Monday, September 20, 2010
But, there is one "green industry" that's been around for about 300 years and is still going strong. In my opinion, it's the original "re-cycling business" if you will, and the best "green" business in the world!!! The antique business!!!! saves energy, saves trees, doesn't pollute, recycles old materials, doesn't require chemical finishes, is extremely functional, has intrinsic value, never goes to a landfill, has no carbon footprint, passes from generation to generation, has asthetic beauty, creates jobs and spurs the economy!
Every time someone buys an antique, they are "going green!" I think I will contact Al Gore and get him to do a documentary on "green antiques".... it could be called, "A Convenient Truth". I don't think it would even have to be doctored to win an Oscar!!! Sorry, getting political again, better shut up. (Plus, since he invented the internet, I better not pick on him).
Seriously, the antique business really is a "green" business and was "green before "green" was cool; folks just didn't realize it! If you think about it, how many products are out there that can be "recycled" for 300 years and look and function as good as they did when they were new? Plus, besides fine wine, (and my lovely wife), how many things get better with age? (She tells me all the time she's getting older, I just tell her it's a beautiful "patina!"). Think of some of the things I mentioned earlier. Utilizing antiques instead of new furniture, helps save the rain forest. It's amazing the amount of timber that is cleared each year in places like Indonesia, the Phillipines and South America for manufacturing furniture! Plus, think about the fuel it takes to haul timber, power to mill it and ship it. The majority of new furniture has lacquer finishes; what happens to the spent chemicals? Where do the lacquer fumes go? It takes tons of cardboard to pack it and millions of gallons of fuel to ship and truck it. Plus, it's mostly made in Asia now and the quality sucks! Sorry, but true!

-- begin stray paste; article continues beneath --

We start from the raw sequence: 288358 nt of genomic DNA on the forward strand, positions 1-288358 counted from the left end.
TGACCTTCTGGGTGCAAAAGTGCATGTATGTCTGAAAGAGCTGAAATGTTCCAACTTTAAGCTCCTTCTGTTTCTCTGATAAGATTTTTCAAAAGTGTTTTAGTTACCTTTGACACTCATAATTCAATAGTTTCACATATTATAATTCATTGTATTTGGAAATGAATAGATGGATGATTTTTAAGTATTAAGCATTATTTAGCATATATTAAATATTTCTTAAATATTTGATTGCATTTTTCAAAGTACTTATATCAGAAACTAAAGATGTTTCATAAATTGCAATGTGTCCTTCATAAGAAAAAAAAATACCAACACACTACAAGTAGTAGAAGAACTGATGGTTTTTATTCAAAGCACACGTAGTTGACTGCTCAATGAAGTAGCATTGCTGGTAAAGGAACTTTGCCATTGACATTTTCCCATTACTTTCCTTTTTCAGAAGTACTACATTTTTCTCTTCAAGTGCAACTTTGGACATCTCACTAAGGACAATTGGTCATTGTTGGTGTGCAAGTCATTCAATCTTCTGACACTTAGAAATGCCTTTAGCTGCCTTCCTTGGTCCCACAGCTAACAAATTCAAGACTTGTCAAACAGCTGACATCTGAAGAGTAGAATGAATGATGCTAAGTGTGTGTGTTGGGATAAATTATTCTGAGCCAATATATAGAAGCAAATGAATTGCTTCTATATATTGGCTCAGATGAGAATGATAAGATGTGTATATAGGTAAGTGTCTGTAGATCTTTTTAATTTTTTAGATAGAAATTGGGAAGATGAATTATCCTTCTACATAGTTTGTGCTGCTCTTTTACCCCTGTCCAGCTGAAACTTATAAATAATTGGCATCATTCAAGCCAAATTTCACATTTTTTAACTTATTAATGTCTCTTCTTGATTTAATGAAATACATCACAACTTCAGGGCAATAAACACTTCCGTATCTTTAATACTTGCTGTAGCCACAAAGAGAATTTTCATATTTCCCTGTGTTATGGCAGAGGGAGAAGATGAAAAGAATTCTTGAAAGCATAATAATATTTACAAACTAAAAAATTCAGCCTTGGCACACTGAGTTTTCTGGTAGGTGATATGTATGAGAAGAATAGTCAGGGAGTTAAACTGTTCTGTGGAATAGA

So, the antique business in my opinion is "the ultimate green business." So if you're following this blog, start doing your part to "go green" and save the earth.... buy antiques! I promise you this is a habit you'll feel good about, will help save the planet and you can know you're also helping your fellow man. (yes, guys like me!)
P.S. I forgot to mention the other great aspect of "going green" by buying antiques....you can also pay with "green". That's my favorite part! Gotta love it!
Monday, September 6, 2010
One of our favorite " spur of the moment " things to do on a Saturday or holiday, is to go to McKinney, Texas and "knock around" for a few hours. McKinney is about 30 minutes north of Dallas and the town square is a real treat. McKinney was recently named by Money Magazine as the 5th best place to live in the country! McKinney is one of the oldest towns in Texas and also one of the fastest growing. McKinney's reputation as a great place to live is well deserved. It has most everything one could want in a city to live and raise a family: Beautiful neighborhoods, historic homes, rolling topography, great golf courses, lots of trees, excellent shops and, restaurants, great schools, a great business climate, close proximity to a big city and lots of history. McKinney's historic town square is one of it's best assets and maintains it's late 19th century feel and charm. Hundreds of folks make the trek to McKinney from all over the Metroplex every weekend to enjoy early Texas architecture, interesting boutiques, antique shops and various eating establishments.
Here's a tidbit of history about McKinney: